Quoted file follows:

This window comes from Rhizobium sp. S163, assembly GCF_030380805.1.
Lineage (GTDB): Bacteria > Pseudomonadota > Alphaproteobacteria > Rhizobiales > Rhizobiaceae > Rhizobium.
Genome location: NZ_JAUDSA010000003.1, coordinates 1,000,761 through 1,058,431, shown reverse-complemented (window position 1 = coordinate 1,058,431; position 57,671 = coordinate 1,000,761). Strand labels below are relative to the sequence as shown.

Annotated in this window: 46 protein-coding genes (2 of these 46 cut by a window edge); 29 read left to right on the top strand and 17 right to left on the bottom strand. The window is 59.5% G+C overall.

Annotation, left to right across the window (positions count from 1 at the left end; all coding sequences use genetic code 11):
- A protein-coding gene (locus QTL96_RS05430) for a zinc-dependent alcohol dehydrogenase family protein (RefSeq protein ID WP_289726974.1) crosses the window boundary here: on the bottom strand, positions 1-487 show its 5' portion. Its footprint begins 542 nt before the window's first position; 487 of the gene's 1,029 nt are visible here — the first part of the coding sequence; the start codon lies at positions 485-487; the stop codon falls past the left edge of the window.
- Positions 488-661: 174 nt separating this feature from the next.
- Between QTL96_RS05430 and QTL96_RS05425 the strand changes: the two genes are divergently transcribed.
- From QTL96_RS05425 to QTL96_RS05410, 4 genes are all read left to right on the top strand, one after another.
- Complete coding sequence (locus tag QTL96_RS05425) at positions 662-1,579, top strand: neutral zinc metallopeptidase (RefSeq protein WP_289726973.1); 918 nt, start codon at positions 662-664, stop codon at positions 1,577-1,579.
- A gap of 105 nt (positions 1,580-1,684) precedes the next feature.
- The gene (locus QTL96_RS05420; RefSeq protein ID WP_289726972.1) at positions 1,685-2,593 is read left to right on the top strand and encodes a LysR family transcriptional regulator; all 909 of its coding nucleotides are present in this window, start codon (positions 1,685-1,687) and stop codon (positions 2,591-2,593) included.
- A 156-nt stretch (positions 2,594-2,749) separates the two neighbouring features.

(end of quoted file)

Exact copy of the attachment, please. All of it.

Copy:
This window comes from Rhizobium sp. S163, assembly GCF_030380805.1.
Lineage (GTDB): Bacteria > Pseudomonadota > Alphaproteobacteria > Rhizobiales > Rhizobiaceae > Rhizobium.
Genome location: NZ_JAUDSA010000003.1, coordinates 1,000,761 through 1,058,431, shown reverse-complemented (window position 1 = coordinate 1,058,431; position 57,671 = coordinate 1,000,761). Strand labels below are relative to the sequence as shown.

Annotated in this window: 46 protein-coding genes (2 of these 46 cut by a window edge); 29 read left to right on the top strand and 17 right to left on the bottom strand. The window is 59.5% G+C overall.

Annotation, left to right across the window (positions count from 1 at the left end; all coding sequences use genetic code 11):
- A protein-coding gene (locus QTL96_RS05430) for a zinc-dependent alcohol dehydrogenase family protein (RefSeq protein ID WP_289726974.1) crosses the window boundary here: on the bottom strand, positions 1-487 show its 5' portion. Its footprint begins 542 nt before the window's first position; 487 of the gene's 1,029 nt are visible here — the first part of the coding sequence; the start codon lies at positions 485-487; the stop codon falls past the left edge of the window.
- Positions 488-661: 174 nt separating this feature from the next.
- Between QTL96_RS05430 and QTL96_RS05425 the strand changes: the two genes are divergently transcribed.
- From QTL96_RS05425 to QTL96_RS05410, 4 genes are all read left to right on the top strand, one after another.
- Complete coding sequence (locus tag QTL96_RS05425) at positions 662-1,579, top strand: neutral zinc metallopeptidase (RefSeq protein WP_289726973.1); 918 nt, start codon at positions 662-664, stop codon at positions 1,577-1,579.
- A gap of 105 nt (positions 1,580-1,684) precedes the next feature.
- The gene (locus QTL96_RS05420; RefSeq protein ID WP_289726972.1) at positions 1,685-2,593 is read left to right on the top strand and encodes a LysR family transcriptional regulator; all 909 of its coding nucleotides are present in this window, start codon (positions 1,685-1,687) and stop codon (positions 2,591-2,593) included.
- A 156-nt stretch (positions 2,594-2,749) separates the two neighbouring features.